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  1. I am planning to do it in the next ten minutes.
  2. I am planning to do it for the next ten minutes.

Do the two sentences mean the same thing? I am sure using for is correct, but I want to know whether using in changes the meaning.

  • do it in... means within the next 10 minutes, do it for... means for the duration of the next 10 minutes. – spiceyokooko Jan 10 '13 at 12:58
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No, they don't necessarily mean the same thing.

  • I'm planning to do it in the next 10 minutes.

    suggests that you will do something that will probably take much less than 10 minutes to complete, e.g., throw out the garbage.

  • I'm planning to do it for the next 10 minutes.

    means that you will spend the next 10 minutes doing something, e.g., exercising or practicing your guitar or doing your homework.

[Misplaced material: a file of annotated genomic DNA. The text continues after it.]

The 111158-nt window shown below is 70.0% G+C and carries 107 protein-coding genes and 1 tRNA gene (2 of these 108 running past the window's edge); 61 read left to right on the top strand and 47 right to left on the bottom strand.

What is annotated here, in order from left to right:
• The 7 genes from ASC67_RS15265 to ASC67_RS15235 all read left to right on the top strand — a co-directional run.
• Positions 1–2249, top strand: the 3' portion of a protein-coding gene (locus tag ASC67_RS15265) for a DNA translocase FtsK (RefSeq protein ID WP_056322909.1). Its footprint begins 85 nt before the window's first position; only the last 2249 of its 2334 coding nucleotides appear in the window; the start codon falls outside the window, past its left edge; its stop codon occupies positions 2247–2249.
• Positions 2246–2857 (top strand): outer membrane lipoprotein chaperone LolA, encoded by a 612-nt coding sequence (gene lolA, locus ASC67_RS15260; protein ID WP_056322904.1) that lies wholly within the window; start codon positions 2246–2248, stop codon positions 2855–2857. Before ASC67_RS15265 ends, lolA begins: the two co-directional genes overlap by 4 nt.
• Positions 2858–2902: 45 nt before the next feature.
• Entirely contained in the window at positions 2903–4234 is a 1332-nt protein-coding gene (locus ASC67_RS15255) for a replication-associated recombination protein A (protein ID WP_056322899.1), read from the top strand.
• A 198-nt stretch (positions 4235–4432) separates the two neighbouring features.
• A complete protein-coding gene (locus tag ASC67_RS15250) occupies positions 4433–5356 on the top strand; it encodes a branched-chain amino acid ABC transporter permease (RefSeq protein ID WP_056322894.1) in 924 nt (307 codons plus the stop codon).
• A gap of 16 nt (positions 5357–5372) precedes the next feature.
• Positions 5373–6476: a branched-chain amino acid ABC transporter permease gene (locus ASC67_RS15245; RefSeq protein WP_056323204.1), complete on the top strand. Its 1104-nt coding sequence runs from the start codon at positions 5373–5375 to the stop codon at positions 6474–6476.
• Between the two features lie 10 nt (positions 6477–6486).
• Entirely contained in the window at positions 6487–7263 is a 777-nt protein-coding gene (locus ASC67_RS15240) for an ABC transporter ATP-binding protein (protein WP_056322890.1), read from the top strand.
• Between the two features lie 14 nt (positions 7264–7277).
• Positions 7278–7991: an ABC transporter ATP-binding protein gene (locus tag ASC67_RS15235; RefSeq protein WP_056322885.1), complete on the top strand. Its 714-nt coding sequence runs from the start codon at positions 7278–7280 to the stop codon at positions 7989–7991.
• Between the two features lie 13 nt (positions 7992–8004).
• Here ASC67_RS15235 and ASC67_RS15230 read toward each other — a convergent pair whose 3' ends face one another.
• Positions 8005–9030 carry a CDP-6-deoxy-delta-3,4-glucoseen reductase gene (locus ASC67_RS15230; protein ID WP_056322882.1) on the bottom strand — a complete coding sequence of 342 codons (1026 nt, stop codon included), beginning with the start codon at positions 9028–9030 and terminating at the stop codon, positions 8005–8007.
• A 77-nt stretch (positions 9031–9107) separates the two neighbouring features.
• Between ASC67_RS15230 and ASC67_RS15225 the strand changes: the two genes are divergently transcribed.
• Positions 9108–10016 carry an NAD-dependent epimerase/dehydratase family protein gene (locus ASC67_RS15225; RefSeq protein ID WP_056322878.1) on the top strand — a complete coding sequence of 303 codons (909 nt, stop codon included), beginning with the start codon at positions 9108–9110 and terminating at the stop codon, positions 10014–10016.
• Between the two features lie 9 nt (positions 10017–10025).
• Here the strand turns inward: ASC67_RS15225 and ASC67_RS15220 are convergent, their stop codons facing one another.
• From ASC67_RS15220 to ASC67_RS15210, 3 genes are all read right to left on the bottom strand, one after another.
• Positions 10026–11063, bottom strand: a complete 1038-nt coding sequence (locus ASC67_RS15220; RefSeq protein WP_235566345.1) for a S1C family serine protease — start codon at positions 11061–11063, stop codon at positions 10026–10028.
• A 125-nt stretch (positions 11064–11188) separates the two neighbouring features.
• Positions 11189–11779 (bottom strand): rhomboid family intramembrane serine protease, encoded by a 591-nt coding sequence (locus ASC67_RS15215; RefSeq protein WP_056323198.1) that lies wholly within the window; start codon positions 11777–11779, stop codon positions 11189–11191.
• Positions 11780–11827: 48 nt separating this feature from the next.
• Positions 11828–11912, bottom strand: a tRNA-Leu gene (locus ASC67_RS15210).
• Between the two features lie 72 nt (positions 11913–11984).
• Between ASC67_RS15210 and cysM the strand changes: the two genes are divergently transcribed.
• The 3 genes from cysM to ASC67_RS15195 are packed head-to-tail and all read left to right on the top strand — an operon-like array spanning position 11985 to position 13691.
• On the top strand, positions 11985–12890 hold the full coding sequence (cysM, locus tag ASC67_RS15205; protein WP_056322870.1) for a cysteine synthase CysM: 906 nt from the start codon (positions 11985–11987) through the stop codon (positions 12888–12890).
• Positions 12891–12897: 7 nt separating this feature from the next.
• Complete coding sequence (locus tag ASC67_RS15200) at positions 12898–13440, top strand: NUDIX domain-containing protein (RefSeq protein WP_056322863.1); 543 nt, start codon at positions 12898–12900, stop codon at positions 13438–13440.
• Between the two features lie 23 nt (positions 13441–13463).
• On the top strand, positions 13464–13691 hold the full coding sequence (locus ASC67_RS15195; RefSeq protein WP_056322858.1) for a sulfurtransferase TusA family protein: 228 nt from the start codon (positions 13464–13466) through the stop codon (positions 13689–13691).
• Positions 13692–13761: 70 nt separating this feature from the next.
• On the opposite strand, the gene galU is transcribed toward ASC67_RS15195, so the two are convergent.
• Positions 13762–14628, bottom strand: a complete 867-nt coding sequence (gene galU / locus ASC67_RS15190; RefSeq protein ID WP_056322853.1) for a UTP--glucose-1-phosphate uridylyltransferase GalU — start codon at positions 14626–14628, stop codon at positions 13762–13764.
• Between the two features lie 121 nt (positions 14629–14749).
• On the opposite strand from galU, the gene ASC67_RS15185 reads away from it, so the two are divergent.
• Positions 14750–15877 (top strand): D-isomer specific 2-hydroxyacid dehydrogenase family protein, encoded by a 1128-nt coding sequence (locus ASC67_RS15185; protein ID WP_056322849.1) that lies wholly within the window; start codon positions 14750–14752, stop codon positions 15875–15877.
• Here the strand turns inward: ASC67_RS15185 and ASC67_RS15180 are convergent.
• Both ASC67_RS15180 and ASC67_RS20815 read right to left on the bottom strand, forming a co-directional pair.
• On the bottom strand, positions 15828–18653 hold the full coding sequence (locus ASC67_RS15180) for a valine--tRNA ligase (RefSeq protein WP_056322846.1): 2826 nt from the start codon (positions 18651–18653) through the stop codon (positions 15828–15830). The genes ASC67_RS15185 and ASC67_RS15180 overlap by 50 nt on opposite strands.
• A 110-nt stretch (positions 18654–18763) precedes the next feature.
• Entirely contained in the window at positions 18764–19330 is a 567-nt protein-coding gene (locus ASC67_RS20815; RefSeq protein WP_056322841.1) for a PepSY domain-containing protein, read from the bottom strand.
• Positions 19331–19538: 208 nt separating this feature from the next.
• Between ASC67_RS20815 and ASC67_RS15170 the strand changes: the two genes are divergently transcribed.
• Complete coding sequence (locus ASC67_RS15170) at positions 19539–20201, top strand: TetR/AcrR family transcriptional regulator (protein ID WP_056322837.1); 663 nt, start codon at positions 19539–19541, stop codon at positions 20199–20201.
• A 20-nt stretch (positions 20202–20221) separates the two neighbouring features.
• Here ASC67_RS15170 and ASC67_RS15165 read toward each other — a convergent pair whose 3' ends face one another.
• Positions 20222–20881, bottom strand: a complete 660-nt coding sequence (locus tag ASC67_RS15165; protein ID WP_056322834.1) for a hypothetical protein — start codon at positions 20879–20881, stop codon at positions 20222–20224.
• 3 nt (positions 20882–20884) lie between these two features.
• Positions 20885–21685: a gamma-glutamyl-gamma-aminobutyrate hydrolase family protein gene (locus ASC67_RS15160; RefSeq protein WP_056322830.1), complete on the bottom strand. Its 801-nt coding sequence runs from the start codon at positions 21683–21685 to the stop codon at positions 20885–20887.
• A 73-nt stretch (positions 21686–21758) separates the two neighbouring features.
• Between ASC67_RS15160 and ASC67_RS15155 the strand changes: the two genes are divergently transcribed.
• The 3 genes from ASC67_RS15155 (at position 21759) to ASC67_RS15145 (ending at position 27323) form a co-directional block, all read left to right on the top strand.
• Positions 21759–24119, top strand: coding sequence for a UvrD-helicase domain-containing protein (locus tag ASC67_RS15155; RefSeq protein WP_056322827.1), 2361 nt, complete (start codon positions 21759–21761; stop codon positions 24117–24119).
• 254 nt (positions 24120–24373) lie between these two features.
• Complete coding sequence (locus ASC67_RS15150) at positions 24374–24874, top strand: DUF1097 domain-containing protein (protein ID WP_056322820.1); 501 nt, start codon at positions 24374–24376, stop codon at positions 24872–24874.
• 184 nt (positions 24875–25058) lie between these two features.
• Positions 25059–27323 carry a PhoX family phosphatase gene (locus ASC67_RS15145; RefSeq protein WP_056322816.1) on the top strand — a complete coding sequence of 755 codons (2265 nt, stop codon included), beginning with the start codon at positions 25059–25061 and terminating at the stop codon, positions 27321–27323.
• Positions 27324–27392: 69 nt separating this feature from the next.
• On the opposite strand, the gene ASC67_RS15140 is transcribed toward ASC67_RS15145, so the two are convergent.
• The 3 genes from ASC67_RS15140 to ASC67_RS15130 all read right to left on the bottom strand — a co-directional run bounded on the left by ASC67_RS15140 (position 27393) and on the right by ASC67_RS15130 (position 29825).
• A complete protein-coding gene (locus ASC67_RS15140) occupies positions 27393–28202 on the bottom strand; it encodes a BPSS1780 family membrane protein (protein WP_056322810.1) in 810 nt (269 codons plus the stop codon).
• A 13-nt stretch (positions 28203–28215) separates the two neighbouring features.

Grammatically, both are correct. Semantically, however, they are different.

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It's a question of duration in this case.

The first example means that you are going to start and possibly complete "it" sometime in the next ten minutes. You could start three minutes from now and finish seven minutes from now.

The second example means that you are going to do the action for the entire duration of the next ten minutes.

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